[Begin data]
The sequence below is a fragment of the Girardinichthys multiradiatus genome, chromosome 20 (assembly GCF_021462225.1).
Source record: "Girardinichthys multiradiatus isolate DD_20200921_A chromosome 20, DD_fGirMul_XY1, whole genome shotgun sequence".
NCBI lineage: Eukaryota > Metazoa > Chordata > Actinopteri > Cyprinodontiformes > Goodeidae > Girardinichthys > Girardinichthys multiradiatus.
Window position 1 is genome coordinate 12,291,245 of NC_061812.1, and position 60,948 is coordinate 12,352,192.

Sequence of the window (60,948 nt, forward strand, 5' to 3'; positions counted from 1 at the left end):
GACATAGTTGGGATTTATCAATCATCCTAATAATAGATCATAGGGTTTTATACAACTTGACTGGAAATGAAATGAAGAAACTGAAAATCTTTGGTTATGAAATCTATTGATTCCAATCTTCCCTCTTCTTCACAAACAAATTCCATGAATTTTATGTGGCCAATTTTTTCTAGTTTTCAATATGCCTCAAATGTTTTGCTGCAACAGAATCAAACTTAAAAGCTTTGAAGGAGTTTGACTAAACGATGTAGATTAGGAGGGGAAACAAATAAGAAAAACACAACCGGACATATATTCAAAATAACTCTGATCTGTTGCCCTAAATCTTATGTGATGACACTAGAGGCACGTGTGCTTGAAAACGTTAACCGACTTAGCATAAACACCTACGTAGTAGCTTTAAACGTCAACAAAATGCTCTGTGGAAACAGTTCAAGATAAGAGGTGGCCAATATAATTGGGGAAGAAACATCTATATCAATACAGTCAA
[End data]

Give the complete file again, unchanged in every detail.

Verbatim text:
The sequence below is a fragment of the Girardinichthys multiradiatus genome, chromosome 20 (assembly GCF_021462225.1).
Source record: "Girardinichthys multiradiatus isolate DD_20200921_A chromosome 20, DD_fGirMul_XY1, whole genome shotgun sequence".
NCBI lineage: Eukaryota > Metazoa > Chordata > Actinopteri > Cyprinodontiformes > Goodeidae > Girardinichthys > Girardinichthys multiradiatus.
Window position 1 is genome coordinate 12,291,245 of NC_061812.1, and position 60,948 is coordinate 12,352,192.

Sequence of the window (60,948 nt, forward strand, 5' to 3'; positions counted from 1 at the left end):
GACATAGTTGGGATTTATCAATCATCCTAATAATAGATCATAGGGTTTTATACAACTTGACTGGAAATGAAATGAAGAAACTGAAAATCTTTGGTTATGAAATCTATTGATTCCAATCTTCCCTCTTCTTCACAAACAAATTCCATGAATTTTATGTGGCCAATTTTTTCTAGTTTTCAATATGCCTCAAATGTTTTGCTGCAACAGAATCAAACTTAAAAGCTTTGAAGGAGTTTGACTAAACGATGTAGATTAGGAGGGGAAACAAATAAGAAAAACACAACCGGACATATATTCAAAATAACTCTGATCTGTTGCCCTAAATCTTATGTGATGACACTAGAGGCACGTGTGCTTGAAAACGTTAACCGACTTAGCATAAACACCTACGTAGTAGCTTTAAACGTCAACAAAATGCTCTGTGGAAACAGTTCAAGATAAGAGGTGGCCAATATAATTGGGGAAGAAACATCTATATCAATACAGTCAA